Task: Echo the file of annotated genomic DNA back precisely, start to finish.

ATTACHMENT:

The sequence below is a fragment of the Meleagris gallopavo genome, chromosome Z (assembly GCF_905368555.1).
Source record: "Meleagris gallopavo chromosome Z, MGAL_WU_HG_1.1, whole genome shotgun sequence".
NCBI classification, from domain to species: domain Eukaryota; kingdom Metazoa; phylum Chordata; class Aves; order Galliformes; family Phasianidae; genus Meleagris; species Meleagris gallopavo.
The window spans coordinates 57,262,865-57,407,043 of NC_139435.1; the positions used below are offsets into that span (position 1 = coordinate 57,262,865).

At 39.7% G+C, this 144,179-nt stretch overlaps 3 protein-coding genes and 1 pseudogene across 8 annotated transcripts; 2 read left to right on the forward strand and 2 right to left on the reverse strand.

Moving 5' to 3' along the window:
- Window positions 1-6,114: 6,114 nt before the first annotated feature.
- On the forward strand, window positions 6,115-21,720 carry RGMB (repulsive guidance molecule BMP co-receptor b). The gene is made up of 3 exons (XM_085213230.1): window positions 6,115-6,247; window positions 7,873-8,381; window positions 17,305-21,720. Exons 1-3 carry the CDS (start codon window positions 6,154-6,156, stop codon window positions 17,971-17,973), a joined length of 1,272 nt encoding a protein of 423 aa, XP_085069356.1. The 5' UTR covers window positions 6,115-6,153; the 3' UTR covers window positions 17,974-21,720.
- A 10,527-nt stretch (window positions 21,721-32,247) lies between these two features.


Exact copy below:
The sequence below is a fragment of the Meleagris gallopavo genome, chromosome Z (assembly GCF_905368555.1).
Source record: "Meleagris gallopavo chromosome Z, MGAL_WU_HG_1.1, whole genome shotgun sequence".
NCBI classification, from domain to species: domain Eukaryota; kingdom Metazoa; phylum Chordata; class Aves; order Galliformes; family Phasianidae; genus Meleagris; species Meleagris gallopavo.
The window spans coordinates 57,262,865-57,407,043 of NC_139435.1; the positions used below are offsets into that span (position 1 = coordinate 57,262,865).

At 39.7% G+C, this 144,179-nt stretch overlaps 3 protein-coding genes and 1 pseudogene across 8 annotated transcripts; 2 read left to right on the forward strand and 2 right to left on the reverse strand.

Moving 5' to 3' along the window:
- Window positions 1-6,114: 6,114 nt before the first annotated feature.
- On the forward strand, window positions 6,115-21,720 carry RGMB (repulsive guidance molecule BMP co-receptor b). The gene is made up of 3 exons (XM_085213230.1): window positions 6,115-6,247; window positions 7,873-8,381; window positions 17,305-21,720. Exons 1-3 carry the CDS (start codon window positions 6,154-6,156, stop codon window positions 17,971-17,973), a joined length of 1,272 nt encoding a protein of 423 aa, XP_085069356.1. The 5' UTR covers window positions 6,115-6,153; the 3' UTR covers window positions 17,974-21,720.
- A 10,527-nt stretch (window positions 21,721-32,247) lies between these two features.